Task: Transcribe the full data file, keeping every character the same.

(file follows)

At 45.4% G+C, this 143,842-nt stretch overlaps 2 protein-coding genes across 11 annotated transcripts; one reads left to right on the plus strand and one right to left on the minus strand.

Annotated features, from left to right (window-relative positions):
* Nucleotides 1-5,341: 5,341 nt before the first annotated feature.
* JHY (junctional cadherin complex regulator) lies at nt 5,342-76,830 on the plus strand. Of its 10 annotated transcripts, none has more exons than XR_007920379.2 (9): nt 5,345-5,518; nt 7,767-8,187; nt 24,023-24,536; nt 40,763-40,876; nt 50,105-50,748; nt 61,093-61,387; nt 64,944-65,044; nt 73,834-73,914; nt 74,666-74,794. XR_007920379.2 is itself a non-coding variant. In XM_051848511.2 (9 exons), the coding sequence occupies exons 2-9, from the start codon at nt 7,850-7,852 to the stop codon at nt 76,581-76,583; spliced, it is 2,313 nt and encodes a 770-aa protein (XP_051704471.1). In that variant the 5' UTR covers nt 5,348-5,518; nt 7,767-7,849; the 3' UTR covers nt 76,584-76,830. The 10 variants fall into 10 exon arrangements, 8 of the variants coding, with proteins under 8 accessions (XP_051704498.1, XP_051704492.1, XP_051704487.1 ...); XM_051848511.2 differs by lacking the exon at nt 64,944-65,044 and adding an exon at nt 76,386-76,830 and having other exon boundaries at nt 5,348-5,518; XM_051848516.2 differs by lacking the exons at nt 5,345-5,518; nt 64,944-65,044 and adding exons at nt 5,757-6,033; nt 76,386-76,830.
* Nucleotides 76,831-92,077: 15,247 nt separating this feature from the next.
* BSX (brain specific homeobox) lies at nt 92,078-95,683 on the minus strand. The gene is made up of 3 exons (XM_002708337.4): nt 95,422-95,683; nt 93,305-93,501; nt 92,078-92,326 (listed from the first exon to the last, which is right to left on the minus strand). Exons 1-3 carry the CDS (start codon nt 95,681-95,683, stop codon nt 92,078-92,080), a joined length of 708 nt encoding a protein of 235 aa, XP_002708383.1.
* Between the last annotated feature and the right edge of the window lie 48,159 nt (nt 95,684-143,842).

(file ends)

At 45.4% G+C, this 143,842-nt stretch overlaps 2 protein-coding genes across 11 annotated transcripts; one reads left to right on the plus strand and one right to left on the minus strand.

Annotated features, from left to right (window-relative positions):
* Nucleotides 1-5,341: 5,341 nt before the first annotated feature.
* JHY (junctional cadherin complex regulator) lies at nt 5,342-76,830 on the plus strand. Of its 10 annotated transcripts, none has more exons than XR_007920379.2 (9): nt 5,345-5,518; nt 7,767-8,187; nt 24,023-24,536; nt 40,763-40,876; nt 50,105-50,748; nt 61,093-61,387; nt 64,944-65,044; nt 73,834-73,914; nt 74,666-74,794. XR_007920379.2 is itself a non-coding variant. In XM_051848511.2 (9 exons), the coding sequence occupies exons 2-9, from the start codon at nt 7,850-7,852 to the stop codon at nt 76,581-76,583; spliced, it is 2,313 nt and encodes a 770-aa protein (XP_051704471.1). In that variant the 5' UTR covers nt 5,348-5,518; nt 7,767-7,849; the 3' UTR covers nt 76,584-76,830. The 10 variants fall into 10 exon arrangements, 8 of the variants coding, with proteins under 8 accessions (XP_051704498.1, XP_051704492.1, XP_051704487.1 ...); XM_051848511.2 differs by lacking the exon at nt 64,944-65,044 and adding an exon at nt 76,386-76,830 and having other exon boundaries at nt 5,348-5,518; XM_051848516.2 differs by lacking the exons at nt 5,345-5,518; nt 64,944-65,044 and adding exons at nt 5,757-6,033; nt 76,386-76,830.
* Nucleotides 76,831-92,077: 15,247 nt separating this feature from the next.
* BSX (brain specific homeobox) lies at nt 92,078-95,683 on the minus strand. The gene is made up of 3 exons (XM_002708337.4): nt 95,422-95,683; nt 93,305-93,501; nt 92,078-92,326 (listed from the first exon to the last, which is right to left on the minus strand). Exons 1-3 carry the CDS (start codon nt 95,681-95,683, stop codon nt 92,078-92,080), a joined length of 708 nt encoding a protein of 235 aa, XP_002708383.1.
* Between the last annotated feature and the right edge of the window lie 48,159 nt (nt 95,684-143,842).